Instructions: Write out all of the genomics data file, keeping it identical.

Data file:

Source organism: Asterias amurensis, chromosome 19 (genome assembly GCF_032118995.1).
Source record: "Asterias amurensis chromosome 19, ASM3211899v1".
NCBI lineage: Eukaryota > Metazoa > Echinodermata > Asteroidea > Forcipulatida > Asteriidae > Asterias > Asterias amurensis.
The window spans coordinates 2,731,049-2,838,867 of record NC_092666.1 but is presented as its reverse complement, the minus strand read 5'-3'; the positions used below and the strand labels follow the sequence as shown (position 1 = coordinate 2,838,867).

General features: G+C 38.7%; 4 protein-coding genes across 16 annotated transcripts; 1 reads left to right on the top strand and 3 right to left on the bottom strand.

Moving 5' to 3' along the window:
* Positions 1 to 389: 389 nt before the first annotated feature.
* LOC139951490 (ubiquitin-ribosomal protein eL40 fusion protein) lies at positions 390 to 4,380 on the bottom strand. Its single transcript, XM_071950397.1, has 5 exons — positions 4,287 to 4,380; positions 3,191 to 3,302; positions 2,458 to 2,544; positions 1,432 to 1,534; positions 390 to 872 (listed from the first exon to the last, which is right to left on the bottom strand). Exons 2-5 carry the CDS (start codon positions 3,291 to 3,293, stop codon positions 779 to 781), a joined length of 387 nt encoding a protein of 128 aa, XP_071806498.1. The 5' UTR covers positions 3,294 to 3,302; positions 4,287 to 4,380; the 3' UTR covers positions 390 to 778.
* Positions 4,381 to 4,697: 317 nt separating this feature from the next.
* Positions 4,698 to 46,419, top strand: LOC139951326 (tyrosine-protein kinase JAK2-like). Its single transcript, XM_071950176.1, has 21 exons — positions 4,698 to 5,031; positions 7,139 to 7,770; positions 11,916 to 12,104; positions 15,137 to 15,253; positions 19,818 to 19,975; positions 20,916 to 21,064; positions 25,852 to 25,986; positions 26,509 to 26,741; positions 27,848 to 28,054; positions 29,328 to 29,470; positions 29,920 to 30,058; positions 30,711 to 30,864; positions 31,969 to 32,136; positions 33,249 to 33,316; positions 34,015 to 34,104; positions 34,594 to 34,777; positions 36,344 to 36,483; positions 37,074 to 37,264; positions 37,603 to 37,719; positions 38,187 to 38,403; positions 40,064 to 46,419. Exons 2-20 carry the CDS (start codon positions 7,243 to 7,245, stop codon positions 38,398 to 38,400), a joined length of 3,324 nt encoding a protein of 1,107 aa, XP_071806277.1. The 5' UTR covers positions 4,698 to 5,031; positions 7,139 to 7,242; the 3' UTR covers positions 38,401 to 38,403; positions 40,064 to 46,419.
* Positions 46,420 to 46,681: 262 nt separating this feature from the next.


Source organism: Asterias amurensis, chromosome 19 (genome assembly GCF_032118995.1).
Source record: "Asterias amurensis chromosome 19, ASM3211899v1".
NCBI lineage: Eukaryota > Metazoa > Echinodermata > Asteroidea > Forcipulatida > Asteriidae > Asterias > Asterias amurensis.
The window spans coordinates 2,731,049-2,838,867 of record NC_092666.1 but is presented as its reverse complement, the minus strand read 5'-3'; the positions used below and the strand labels follow the sequence as shown (position 1 = coordinate 2,838,867).

General features: G+C 38.7%; 4 protein-coding genes across 16 annotated transcripts; 1 reads left to right on the top strand and 3 right to left on the bottom strand.

Moving 5' to 3' along the window:
* Positions 1 to 389: 389 nt before the first annotated feature.
* LOC139951490 (ubiquitin-ribosomal protein eL40 fusion protein) lies at positions 390 to 4,380 on the bottom strand. Its single transcript, XM_071950397.1, has 5 exons — positions 4,287 to 4,380; positions 3,191 to 3,302; positions 2,458 to 2,544; positions 1,432 to 1,534; positions 390 to 872 (listed from the first exon to the last, which is right to left on the bottom strand). Exons 2-5 carry the CDS (start codon positions 3,291 to 3,293, stop codon positions 779 to 781), a joined length of 387 nt encoding a protein of 128 aa, XP_071806498.1. The 5' UTR covers positions 3,294 to 3,302; positions 4,287 to 4,380; the 3' UTR covers positions 390 to 778.
* Positions 4,381 to 4,697: 317 nt separating this feature from the next.
* Positions 4,698 to 46,419, top strand: LOC139951326 (tyrosine-protein kinase JAK2-like). Its single transcript, XM_071950176.1, has 21 exons — positions 4,698 to 5,031; positions 7,139 to 7,770; positions 11,916 to 12,104; positions 15,137 to 15,253; positions 19,818 to 19,975; positions 20,916 to 21,064; positions 25,852 to 25,986; positions 26,509 to 26,741; positions 27,848 to 28,054; positions 29,328 to 29,470; positions 29,920 to 30,058; positions 30,711 to 30,864; positions 31,969 to 32,136; positions 33,249 to 33,316; positions 34,015 to 34,104; positions 34,594 to 34,777; positions 36,344 to 36,483; positions 37,074 to 37,264; positions 37,603 to 37,719; positions 38,187 to 38,403; positions 40,064 to 46,419. Exons 2-20 carry the CDS (start codon positions 7,243 to 7,245, stop codon positions 38,398 to 38,400), a joined length of 3,324 nt encoding a protein of 1,107 aa, XP_071806277.1. The 5' UTR covers positions 4,698 to 5,031; positions 7,139 to 7,242; the 3' UTR covers positions 38,401 to 38,403; positions 40,064 to 46,419.
* Positions 46,420 to 46,681: 262 nt separating this feature from the next.